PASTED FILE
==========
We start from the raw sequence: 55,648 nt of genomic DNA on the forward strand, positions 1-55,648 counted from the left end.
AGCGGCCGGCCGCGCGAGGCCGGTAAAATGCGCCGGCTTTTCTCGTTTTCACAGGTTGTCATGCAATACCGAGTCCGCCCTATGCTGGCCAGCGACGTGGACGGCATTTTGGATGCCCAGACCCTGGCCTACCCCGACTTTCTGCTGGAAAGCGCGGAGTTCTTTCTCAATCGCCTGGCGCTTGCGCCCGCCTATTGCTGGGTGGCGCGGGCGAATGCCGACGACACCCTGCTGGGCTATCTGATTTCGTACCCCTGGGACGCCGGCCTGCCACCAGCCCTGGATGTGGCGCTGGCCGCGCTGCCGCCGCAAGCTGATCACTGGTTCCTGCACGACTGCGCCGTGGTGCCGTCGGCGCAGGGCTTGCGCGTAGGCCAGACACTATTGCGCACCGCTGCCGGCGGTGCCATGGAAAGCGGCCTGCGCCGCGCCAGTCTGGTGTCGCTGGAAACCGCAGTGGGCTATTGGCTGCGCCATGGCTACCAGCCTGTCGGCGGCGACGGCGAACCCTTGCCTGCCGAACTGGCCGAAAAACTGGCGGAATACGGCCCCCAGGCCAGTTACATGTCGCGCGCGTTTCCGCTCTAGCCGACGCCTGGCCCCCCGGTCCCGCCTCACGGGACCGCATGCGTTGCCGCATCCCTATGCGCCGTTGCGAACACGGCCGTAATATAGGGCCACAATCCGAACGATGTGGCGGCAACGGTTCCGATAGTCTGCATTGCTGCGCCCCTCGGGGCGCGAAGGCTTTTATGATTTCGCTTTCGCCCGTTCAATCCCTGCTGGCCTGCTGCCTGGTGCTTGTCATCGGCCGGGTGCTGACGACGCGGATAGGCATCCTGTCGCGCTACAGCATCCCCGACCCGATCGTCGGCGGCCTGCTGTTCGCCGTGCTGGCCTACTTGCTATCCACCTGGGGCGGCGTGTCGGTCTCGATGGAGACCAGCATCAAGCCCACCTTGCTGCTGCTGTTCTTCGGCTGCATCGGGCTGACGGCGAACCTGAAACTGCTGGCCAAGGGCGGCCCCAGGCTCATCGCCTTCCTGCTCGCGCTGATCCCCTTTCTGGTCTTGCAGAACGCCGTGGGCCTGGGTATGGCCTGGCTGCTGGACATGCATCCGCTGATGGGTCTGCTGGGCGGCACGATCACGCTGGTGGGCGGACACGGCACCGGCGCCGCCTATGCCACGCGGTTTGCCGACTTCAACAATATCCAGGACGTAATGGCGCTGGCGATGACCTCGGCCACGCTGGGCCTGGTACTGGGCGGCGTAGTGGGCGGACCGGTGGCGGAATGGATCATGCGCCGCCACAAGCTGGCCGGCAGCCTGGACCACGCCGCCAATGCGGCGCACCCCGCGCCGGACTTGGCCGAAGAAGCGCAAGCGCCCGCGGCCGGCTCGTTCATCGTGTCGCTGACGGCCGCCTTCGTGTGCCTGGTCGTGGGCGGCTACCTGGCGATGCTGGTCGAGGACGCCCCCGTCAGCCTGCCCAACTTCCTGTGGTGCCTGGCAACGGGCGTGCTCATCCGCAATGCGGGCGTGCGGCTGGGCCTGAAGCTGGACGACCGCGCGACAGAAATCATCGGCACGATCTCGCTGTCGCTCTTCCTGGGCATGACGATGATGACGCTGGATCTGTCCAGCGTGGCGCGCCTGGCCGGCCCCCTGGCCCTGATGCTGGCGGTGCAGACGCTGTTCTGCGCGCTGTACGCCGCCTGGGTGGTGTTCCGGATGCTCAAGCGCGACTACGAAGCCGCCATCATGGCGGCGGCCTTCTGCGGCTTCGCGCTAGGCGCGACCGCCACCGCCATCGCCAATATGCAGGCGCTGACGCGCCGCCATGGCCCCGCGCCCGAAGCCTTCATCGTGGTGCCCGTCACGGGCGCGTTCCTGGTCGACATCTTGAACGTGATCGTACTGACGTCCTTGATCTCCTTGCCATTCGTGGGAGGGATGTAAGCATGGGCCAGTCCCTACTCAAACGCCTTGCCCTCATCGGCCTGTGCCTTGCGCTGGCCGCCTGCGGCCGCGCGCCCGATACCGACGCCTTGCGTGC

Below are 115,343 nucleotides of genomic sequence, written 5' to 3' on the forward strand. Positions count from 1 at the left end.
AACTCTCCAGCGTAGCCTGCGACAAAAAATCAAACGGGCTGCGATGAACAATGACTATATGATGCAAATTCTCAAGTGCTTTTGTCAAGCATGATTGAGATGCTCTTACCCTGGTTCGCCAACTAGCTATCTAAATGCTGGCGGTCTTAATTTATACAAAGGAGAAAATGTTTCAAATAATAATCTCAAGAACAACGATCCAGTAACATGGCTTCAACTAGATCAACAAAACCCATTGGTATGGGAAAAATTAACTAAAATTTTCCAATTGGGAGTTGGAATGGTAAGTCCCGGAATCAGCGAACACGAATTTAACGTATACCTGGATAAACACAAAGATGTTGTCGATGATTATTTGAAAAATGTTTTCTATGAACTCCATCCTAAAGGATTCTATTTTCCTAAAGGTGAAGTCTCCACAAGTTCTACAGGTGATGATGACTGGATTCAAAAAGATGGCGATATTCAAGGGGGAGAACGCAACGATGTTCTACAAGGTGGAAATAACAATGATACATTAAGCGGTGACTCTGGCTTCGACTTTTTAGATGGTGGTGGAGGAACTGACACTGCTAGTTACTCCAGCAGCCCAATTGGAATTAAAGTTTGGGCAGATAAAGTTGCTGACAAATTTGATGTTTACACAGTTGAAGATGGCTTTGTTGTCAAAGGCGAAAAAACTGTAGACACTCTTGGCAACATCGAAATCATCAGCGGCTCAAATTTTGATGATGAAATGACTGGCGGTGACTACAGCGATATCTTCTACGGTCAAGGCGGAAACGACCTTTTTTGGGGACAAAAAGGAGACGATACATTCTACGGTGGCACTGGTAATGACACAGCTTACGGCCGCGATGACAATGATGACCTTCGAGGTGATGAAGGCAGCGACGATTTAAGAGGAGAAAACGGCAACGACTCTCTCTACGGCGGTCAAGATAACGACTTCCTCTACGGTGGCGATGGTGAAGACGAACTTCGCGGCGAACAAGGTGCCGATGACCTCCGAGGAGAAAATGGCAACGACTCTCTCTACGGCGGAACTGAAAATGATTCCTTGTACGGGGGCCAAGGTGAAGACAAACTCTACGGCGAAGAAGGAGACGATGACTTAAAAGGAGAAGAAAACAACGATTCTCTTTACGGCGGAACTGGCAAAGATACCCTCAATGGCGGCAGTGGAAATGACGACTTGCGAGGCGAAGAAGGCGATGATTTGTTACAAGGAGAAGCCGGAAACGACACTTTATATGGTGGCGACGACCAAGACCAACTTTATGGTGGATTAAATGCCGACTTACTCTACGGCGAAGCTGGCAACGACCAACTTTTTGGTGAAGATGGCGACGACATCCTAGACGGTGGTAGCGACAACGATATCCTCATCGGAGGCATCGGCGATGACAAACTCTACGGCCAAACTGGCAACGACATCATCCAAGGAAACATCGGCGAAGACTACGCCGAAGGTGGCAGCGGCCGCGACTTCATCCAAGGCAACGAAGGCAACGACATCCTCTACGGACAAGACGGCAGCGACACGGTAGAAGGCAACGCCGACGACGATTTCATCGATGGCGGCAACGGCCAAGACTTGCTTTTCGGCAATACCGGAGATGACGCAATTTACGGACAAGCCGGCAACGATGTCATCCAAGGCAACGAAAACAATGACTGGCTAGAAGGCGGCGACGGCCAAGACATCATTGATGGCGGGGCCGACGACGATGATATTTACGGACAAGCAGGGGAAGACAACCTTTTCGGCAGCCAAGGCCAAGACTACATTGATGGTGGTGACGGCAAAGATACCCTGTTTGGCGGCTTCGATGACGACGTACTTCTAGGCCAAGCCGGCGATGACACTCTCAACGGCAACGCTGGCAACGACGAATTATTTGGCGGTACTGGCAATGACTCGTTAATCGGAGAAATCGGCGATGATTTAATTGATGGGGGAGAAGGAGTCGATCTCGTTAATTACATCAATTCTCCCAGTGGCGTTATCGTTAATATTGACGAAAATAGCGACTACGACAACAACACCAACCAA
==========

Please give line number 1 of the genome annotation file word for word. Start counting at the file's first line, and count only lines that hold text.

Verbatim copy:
We start from the raw sequence: 55,648 nt of genomic DNA on the forward strand, positions 1-55,648 counted from the left end.